BOOK REVIEW: The Forever War by Joe Haldeman

written by David Steffen

The Forever War is a military science fiction novel written by Joe Haldeman and published by St. Martin’s Press in 1974.  It was followed by the sequels Forever Peace (1997) and Forever Free (1999) and A Separate War (1999), but it works as a standalone book (presumably having been sold and published as one).

The protagonist of the story is William Mandella, a soldier in an interstellar war against an alien adversary (known as the Taurans) that no one understands.  Even though humanity now has the technology to travel through wormholes for quicker interstellar travel, travel is still very slow from a bystanders point of view, and because of time dilation at very fast speeds, relatively fast for the travelers.  This has major implications for the length of the war as well as the way an arms race will play out, because when your ship and a Tauran ship make contact their technology could be hundreds of years more or less advanced than yours depending on the planet of origin and time of departure.  Mandella, through several long tours, experiences a much longer stretch of the war than most of his fellow soldiers, taking some civilian time in between.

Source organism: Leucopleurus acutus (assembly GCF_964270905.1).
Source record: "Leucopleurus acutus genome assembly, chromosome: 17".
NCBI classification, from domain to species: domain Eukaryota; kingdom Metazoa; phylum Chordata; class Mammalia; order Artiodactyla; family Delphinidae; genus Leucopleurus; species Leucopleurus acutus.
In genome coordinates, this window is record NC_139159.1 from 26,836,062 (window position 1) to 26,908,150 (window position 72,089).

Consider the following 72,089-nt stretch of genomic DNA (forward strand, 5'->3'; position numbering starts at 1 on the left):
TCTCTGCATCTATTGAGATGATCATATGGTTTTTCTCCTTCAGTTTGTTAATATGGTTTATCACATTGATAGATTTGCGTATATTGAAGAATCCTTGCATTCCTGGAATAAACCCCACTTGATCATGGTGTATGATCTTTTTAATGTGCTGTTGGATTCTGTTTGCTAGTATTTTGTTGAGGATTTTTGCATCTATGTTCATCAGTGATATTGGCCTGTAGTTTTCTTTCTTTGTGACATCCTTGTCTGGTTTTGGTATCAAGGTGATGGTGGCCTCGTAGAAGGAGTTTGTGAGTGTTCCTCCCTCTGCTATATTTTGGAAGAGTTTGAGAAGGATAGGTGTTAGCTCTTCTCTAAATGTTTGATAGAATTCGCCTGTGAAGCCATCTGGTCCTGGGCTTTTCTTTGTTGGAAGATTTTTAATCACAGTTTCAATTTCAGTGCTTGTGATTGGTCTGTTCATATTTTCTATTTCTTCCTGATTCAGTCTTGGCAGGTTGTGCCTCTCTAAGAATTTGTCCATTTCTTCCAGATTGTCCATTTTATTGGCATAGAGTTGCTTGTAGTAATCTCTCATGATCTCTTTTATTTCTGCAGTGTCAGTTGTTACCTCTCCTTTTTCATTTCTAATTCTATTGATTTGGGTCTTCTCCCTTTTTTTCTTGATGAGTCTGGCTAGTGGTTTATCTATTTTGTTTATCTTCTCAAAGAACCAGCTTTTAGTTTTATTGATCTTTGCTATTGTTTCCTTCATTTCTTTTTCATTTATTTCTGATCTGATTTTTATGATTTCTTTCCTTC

I thought the novel did very well at the military SF part of the story, using the alien conflict as a metaphor for our wars, in the hopelessness and separation and desperation of soldiers, doing whatever they can to survive their tour.  This was magnified by the complications of space travel and fighting an alien when you don’t know their technology or language or anatomy.  Haldeman wrote the novel after serving as a soldier in Vietnam, and his experience shows through in the feel of the story, it feels very real.

The civilian and some of the interpersonal parts of the story even during the military sections, I found much harder to get into.  I don’t know if this is a consequence of shifting general views in the 44 years since the book was published, but whenever he was going through a civilian part of his life, I was ready for that part to end–in particular the character’s views on homosexuality as the culture around him grew more and more to accept homosexuality as the norm.  (The character didn’t strike me as homophobic, exactly, but it sometimes seemed like that was all he could see about the people around him)

Overall I thought it was good military SF, lots of actions and strategy, though frustrating at times.